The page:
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This Nursing Student Sued Her College because Her Classmates Spoke Spanish

This is Terri Bennett, a former nursing student at Pima Community College in Tucson, Arizona.

Terry Bennett Pima Community College

Bennett says she was wrongly suspended from school in 2013 after she complained that her classmates were speaking Spanish.

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So Bennett sued Pima Community College for “violating her rights” as an English speaker.

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So what the hell happened?

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According to Bennett, several of her classmates spoke Spanish during class – some translating for others – which made for an unproductive learning environment. So Bennett eventually spoke to the director of the nursing program to complain that her “education was being impeded by the constant disruption” of students speaking Spanish. Bennett claims she was then suspended for her complaints. In her lawsuit, Bennett claimed that PCC was violating an Arizona law that requires all public officials to be proficient in English.

But Pima Community College officials had a completely different story.

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Credit: Pima Community College

PCC officials said the suspension wasn’t a matter of a simple complaint. According to the Arizona Daily Star, the college presented evidence during the trial that showed Bennett was harassing fellow students, calling them “spics, beaners and illegals.” Bennett also confronted another student and said: “This is America. You’re not in Mexico. Speak English.”

After hearing all the evidence, the jury in the case ruled in favor of Pima Community College, and Bennett was ordered to pay $110,000 in legal fees for PCC.

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“You can’t go around as a college telling people they can’t speak their own language,” said Pima Community College’s lawyer, Georgia Staton.

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NFL Players are Now Practicing One of Soccer's Oldest Rituals

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NFL Players are Now Practicing One of Soccer’s Oldest Rituals

If you watch soccer, there’s a decades-long tradition that usually happens after the referee’s final whistle.

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Aside from players and coaches occasionally confronting sketchy referees…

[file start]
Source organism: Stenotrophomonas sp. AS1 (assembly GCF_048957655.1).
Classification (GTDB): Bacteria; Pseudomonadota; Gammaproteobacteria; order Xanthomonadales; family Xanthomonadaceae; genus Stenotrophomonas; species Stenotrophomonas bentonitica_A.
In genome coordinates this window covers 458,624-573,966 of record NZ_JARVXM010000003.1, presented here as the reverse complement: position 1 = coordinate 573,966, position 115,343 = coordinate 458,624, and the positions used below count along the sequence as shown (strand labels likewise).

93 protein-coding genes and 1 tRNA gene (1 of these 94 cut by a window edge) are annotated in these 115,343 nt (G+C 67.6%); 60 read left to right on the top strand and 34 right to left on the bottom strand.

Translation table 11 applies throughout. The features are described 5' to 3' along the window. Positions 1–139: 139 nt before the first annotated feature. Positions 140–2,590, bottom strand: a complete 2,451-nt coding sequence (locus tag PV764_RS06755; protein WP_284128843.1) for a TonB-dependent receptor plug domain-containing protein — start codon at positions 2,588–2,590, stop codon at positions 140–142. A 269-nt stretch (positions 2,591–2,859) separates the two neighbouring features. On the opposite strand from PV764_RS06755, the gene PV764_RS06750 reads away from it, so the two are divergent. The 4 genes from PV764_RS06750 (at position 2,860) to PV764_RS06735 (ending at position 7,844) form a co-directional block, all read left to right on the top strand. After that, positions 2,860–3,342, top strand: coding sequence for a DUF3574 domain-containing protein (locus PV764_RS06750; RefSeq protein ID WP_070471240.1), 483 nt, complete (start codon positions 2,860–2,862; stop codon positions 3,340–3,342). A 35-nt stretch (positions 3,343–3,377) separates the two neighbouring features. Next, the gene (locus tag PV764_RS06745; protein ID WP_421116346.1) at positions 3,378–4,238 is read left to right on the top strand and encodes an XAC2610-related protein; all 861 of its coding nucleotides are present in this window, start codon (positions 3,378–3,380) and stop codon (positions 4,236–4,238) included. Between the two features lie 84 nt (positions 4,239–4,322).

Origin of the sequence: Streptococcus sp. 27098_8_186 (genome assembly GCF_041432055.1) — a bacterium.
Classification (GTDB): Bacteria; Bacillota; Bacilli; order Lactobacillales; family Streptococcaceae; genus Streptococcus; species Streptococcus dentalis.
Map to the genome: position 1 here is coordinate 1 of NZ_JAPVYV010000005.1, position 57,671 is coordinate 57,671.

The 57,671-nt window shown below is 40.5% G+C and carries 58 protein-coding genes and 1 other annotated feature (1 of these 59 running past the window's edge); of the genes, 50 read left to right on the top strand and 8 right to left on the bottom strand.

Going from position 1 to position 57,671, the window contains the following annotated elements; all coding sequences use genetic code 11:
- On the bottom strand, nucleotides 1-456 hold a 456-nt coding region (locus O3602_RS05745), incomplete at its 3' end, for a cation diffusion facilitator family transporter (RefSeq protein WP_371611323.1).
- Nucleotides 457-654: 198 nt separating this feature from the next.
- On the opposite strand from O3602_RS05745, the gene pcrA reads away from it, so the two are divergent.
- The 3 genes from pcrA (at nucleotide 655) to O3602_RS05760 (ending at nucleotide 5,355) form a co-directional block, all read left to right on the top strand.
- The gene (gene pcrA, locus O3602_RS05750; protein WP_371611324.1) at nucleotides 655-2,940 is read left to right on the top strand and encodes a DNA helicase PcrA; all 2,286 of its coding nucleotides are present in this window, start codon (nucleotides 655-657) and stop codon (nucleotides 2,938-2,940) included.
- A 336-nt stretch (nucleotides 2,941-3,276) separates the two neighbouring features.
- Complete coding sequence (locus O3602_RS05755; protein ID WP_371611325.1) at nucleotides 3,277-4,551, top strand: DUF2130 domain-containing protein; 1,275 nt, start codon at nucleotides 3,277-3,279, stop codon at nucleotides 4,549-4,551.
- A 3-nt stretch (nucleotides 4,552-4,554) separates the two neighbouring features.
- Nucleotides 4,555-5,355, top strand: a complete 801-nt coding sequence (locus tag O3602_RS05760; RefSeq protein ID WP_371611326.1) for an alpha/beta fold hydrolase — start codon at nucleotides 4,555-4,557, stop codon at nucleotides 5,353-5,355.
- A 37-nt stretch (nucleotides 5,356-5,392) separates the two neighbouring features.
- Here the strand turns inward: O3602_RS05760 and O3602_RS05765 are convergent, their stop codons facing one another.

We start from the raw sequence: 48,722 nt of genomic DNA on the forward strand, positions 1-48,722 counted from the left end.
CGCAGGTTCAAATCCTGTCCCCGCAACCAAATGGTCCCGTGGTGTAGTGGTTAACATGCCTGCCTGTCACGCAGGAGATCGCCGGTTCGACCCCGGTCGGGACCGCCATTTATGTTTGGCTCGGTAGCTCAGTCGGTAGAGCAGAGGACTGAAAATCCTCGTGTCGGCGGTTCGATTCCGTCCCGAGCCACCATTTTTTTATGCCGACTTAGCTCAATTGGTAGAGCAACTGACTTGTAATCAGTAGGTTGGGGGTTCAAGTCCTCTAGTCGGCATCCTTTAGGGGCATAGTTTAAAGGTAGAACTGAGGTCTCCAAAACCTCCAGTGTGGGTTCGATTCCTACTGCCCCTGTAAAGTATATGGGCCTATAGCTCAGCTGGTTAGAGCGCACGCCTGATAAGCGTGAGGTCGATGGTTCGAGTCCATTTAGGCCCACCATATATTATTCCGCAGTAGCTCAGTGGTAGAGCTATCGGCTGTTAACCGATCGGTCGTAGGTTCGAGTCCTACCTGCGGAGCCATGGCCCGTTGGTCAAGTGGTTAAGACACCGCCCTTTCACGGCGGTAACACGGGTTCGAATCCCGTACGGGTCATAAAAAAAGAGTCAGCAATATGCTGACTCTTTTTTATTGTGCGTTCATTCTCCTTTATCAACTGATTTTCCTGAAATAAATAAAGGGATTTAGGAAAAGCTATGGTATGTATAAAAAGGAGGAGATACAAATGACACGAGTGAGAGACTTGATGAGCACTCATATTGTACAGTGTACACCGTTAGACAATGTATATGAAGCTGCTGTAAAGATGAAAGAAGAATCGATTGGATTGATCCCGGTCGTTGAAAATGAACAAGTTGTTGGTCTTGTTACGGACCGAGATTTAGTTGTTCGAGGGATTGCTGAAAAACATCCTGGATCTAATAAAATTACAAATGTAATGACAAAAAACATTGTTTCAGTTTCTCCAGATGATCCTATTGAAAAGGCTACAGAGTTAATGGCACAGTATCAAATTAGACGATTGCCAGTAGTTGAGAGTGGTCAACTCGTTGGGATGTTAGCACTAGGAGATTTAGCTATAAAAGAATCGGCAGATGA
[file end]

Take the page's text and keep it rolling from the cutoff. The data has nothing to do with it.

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Opposing players will swap jerseys. It’s a sign of respect and both players get to take home a memento.

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The practice is believed to have started in 1931, when players from France’s national team asked to swap jerseys with England’s national team after beating them for the first time.

Over the last decade, the jersey-swapping ritual has made its way to the NFL.

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According to the NY Times, jersey-swapping has been around for years, but it really picked up last season.

In fútbol, jersey-swapping is usually a spur-of-the-moment move. In the NFL, the swaps are usually planned out in advance.

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Credit: Gregory Shamus / Getty

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And the players have the cost of each jersey docked from their pay at the end of the season.

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Several players told the New York Times that each jersey will cost more than $100. Not too bad for guys making millions.

Sometimes, players will swap jerseys with an opposing player that they respect as an athlete.

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“You watch any of the gladiator or Spartan movies, on the field of battle is their helmet or whatever they were wearing — they won or lost in it. The jerseys are kind of like our armor,” said Odell Beckham Jr. to The New York Times.

But players usually swap jerseys with friends, former college teammates or players who they consider mentors.

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“To me, it’s not about collecting them. It’s if the person means something to me, if he played some type of role in my life,” said New York Jets cornerback Dexter McDougle to The New York Times.

Makes sense, because NFL jerseys don’t slip off as easily as soccer jerseys.

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Credit: Patrick Smith / Getty

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